Ever since Cicero, the Roman statesman, coined the phrase “artes liberales,” the liberal arts and sciences have been the touchstone of excellence in education for all individuals, regardless of their professional aspirations. This is because these studies liberate an individual from narrow vocational concerns and can free the mind to be creative. Today this educational approach focuses on direct and critical engagement with the great ideas of the past and the present, on the development of the essential skills of analysis and communication, and on gaining in-depth knowledge of one or more disciplines. A shared background in the liberal arts and sciences also has the power to transform a diverse group of students into a real community organized around the life of the mind.
Our aim is to give NYU Shanghai students a strong globally oriented foundation in the liberal arts and sciences. This curriculum will help students develop the ability to think analytically, read critically, and write effectively. It will also cultivate their creativity in solving problems, their tolerance for ambiguity, and their respect for diversity of opinion and the exchange of ideas. Finally, through the core curriculum, the majors, and the international experience of studying in NYU's global network, students will learn to recognize themselves as part of a global community. The crucial role that China plays in that global community will be emphasized throughout the curriculum.
To graduate from NYU Shanghai, you will complete 128 credits of course work, distributed among core general education requirements, major requirements, and electives. While English is the language of instruction at NYU Shanghai, proficiency in Chinese is also required of all students by the time they graduate. The precise level of proficiency expected depends on the major course of study. Nonnative Chinese speakers will benefit from multiple modalities of language instruction that will enable them to meet their needs and aspirations.
Typically, you will complete the core curriculum during your first two years and the bulk of your major requirements your second two years.
There are five components to the NYU Shanghai core curriculum: social and cultural foundations, writing, language, mathematics, and science. In each of these areas, the needs of each student will be carefully assessed upon arrival, and a program of study will be developed to address them.
SOCIAL AND CULTURAL FOUNDATIONS: Courses in the social and cultural foundations sequence will provide students with a thematic framework within which to study influential works of diverse cultures from the beginnings of history to the present and from global as well as interdisciplinary perspectives. Students will reflect on fundamental and enduring questions about what it means to be human and how we as individuals live in society. In conjunction with the writing program (see No. 2 below), social and cultural foundations courses will teach students to ask critical questions, find unstated assumptions, assess arguments, and offer creative interpretations of the great works and ideas of the past, especially as they live on in the present.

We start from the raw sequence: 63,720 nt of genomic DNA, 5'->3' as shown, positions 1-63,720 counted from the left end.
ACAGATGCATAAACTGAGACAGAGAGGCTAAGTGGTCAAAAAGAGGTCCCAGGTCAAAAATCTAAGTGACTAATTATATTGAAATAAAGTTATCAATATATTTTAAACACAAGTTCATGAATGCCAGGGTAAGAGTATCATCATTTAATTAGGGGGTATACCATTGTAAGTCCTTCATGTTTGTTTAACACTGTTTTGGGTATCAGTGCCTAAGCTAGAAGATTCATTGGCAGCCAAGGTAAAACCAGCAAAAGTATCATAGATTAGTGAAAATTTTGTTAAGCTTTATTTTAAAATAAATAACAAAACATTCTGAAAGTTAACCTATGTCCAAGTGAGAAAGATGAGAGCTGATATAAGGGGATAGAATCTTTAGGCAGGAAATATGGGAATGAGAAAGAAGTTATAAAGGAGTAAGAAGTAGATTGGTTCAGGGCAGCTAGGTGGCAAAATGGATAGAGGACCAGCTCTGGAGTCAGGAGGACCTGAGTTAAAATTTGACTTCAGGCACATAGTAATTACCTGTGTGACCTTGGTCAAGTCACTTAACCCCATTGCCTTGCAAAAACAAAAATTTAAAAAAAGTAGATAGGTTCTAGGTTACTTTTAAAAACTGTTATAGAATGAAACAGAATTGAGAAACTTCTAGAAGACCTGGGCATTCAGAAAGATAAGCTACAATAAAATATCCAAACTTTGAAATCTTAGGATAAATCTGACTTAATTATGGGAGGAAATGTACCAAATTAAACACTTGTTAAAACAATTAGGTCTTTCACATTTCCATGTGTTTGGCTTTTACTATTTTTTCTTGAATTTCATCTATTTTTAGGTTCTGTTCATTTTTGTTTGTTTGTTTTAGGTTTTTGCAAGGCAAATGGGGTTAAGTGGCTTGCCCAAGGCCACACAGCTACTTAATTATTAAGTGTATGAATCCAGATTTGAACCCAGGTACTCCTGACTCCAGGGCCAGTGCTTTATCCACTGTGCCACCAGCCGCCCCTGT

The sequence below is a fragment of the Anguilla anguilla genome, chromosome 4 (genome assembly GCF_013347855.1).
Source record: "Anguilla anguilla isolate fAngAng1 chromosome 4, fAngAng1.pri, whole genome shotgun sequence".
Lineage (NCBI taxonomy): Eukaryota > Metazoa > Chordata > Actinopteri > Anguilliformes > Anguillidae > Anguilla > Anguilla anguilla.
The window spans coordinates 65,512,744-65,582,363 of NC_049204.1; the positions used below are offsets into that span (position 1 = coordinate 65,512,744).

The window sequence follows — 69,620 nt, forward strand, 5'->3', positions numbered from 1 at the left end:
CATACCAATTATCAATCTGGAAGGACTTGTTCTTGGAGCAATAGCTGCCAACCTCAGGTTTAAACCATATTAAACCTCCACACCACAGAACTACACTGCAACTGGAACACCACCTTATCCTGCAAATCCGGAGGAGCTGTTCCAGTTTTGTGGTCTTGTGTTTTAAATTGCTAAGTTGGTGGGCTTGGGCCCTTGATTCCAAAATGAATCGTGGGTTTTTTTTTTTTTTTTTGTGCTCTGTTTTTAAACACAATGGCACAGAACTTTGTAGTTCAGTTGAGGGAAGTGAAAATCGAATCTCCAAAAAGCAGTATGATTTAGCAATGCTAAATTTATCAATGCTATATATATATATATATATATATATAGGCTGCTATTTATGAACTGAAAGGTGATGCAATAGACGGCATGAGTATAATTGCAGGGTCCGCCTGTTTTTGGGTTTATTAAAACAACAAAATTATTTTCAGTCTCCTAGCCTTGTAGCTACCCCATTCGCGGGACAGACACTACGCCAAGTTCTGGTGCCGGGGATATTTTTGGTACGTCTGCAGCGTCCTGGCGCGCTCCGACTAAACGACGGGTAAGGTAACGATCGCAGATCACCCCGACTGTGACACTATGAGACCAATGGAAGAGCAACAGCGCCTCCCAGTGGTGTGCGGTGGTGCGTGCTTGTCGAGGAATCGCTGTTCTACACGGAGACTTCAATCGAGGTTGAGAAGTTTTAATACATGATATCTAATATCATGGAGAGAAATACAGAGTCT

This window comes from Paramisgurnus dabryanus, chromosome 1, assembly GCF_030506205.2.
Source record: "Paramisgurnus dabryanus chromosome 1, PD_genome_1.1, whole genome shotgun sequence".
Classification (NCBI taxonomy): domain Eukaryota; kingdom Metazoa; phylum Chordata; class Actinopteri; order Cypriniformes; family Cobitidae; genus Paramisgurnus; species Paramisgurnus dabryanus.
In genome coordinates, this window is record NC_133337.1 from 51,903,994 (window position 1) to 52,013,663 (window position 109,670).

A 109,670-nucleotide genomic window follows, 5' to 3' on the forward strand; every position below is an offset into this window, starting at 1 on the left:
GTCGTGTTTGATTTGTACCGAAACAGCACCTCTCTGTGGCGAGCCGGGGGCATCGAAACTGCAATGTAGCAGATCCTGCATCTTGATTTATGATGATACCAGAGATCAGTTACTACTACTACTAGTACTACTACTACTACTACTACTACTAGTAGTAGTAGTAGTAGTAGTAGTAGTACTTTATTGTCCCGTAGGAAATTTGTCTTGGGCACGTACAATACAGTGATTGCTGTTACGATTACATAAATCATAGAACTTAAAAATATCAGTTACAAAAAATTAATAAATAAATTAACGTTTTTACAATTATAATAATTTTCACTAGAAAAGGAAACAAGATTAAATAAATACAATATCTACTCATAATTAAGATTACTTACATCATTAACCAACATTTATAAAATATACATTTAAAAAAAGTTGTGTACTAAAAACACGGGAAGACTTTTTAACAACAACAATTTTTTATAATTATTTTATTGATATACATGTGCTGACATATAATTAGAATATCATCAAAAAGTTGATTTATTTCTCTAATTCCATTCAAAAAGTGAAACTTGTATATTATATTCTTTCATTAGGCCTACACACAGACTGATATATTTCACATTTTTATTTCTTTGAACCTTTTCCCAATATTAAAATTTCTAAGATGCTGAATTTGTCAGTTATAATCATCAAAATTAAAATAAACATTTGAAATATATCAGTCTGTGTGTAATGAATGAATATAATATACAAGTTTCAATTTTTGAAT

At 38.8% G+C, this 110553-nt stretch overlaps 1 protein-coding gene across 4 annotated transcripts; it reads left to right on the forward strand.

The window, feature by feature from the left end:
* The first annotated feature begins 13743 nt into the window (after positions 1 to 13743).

Required Courses: Social and cultural foundations each have two components: a) a two-semester survey course, and b) a disciplinary course on China.
Social Foundations: In the two-semester survey course Global Perspectives on Society, students will engage in the comparative study of primary works of social thought from across the globe. The course addresses ways that writers in different times and cultures have sought to situate humans within the universe and to promote ideal standards for human behavior. Each week students will be expected to engage one primary text and one secondary text. The expectation is that Global Perspectives on Society will be taken in the first year.
Students will complete the social foundations requirement with a disciplinary course of their choice from the category Social Science Perspectives on China, which includes courses that focus on China’s development over the past 30 years. This course can be taken at any point in a student’s undergraduate career.
Cultural Foundations: In Global Perspectives on Culture, also a two-semester course, students will be introduced to works of literature, film, and the visual and musical arts in the major genres, from different periods and traditions (largely in translation), again from a global perspective. The course will be further enhanced by a cocurricular program in which students and faculty will explore works of artistic expression in the great city of Shanghai. The expectation is that Global Perspectives on Culture will be taken in the second year.
Students will complete the cultural foundations requirement with a disciplinary course of their choice from the category Chinese Arts, which includes courses in Chinese art and architecture, drama, film, literature, and music. As with the courses in Social Science Perspectives on China, students may take their Chinese Arts course at any point in their undergraduate career.